Shares of the company were up 11.33 per cent as at about 10 a.m. EDT, trading at $34.97.
For the quarter that ended December 31, net earnings stood at $35.7 million or 41 cents per diluted share, compared to $22.8 million or 23 cents per diluted share, a year earlier.
Excluding some items, per-share earnings were 55 cents, topping the 53 cents analysts predicted, according to Bloomberg.
Total sales grew four per cent to $599.5 million, the first fourth quarter year-over-year revenue growth in eight years as global advertising revenue increased, the company said.
Analysts had forecast revenue of $573.71 million.
“AOL returned to growth and generated significant value for shareholders in 2012,” said chairman and CEO Tim Armstrong.
“AOL has strong momentum entering 2013 and is positioned to continue on our growth path by executing our strategy to build the next generation media and technology company.”
Global advertising revenue grew 13 per cent to $410.6 million, from $363.8 a year earlier. AOL said the increase was largely due a 31-per-cent increase in third party network revenue and a 17-per-cent rise in search revenue.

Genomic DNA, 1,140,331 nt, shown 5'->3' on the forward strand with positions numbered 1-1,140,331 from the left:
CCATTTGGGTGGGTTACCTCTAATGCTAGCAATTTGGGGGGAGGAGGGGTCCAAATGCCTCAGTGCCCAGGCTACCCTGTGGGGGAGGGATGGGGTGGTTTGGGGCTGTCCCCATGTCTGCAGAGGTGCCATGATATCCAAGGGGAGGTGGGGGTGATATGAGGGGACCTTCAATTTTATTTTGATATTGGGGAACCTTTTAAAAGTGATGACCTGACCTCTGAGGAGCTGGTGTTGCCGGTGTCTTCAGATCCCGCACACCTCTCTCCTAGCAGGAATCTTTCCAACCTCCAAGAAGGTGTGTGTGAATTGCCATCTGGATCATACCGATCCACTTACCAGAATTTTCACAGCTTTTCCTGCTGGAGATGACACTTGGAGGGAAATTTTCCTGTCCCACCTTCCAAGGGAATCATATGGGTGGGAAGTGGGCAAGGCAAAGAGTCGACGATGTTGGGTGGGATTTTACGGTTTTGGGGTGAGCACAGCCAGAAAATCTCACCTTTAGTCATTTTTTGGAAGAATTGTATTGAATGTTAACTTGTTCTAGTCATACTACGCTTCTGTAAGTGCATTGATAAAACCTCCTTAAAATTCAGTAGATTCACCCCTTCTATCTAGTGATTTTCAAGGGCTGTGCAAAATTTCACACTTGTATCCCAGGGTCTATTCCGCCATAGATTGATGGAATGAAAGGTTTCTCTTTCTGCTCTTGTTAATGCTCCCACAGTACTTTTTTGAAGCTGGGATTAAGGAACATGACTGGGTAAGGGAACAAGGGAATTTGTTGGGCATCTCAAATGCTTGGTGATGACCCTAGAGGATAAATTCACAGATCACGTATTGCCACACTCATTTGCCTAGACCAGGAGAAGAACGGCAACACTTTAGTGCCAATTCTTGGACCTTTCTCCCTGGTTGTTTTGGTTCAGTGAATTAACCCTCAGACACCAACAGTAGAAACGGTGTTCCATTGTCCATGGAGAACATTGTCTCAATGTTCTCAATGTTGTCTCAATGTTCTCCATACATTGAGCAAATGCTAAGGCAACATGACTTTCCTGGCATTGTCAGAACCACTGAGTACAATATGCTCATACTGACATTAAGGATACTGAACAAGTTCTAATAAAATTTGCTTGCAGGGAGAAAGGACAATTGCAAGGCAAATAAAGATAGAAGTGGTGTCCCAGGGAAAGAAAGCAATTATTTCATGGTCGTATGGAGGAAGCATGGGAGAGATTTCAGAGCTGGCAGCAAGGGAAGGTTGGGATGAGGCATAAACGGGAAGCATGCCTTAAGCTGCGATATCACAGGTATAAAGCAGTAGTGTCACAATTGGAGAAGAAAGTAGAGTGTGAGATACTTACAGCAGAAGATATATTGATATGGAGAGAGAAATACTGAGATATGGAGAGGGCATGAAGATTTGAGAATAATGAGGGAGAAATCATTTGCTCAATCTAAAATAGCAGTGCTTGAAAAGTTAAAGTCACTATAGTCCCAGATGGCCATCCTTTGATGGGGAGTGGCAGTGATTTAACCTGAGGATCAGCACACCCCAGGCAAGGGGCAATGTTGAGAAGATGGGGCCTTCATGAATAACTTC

Subscription trends continued to improve, with a narrower 10-per-cent decline in subscription revenue year-over-year and a 1.8 per cent monthly average churn – the percentage of subscribers that cancel services. This compares to an 18-per-cent decline in revenue and 2.2-per-cent monthly average churn, a year ago.
The company had 2.8 million subscribers in the fourth quarter, down 15 per cent from 3.3 million a year ago. Average revenue per user grew eight per cent to $19.27, from $17.87 a year earlier.
The company said unique visitors to AOL properties were 113 million, representing growth of six per cent year-over-year.
Its brand group, which consists of content and service brands including AOL.com, the Huffington Post, Patch, TechCrunch and MapQuest, posted a four-per-cent increase in revenue of $213.2 million as search advertising revenue grew 20 per cent year-over-year.
The membership group, which include AOL’s subscription offerings and advertising offerings such as AOL Mail, saw revenue fall nine per cent to $230.8 million on a 10-per-cent decline in subscription revenue driven by 15-per-cent fewer domestic AOL-brand access subscribers year-over-year.
Meanwhile, AOL networks, which include Advertising.com, saw revenue jump 37 per cent to $183.5 million as third party network revenue grew 31 per cent.
The company's board also authorized a stock buyback program of up to $100 million.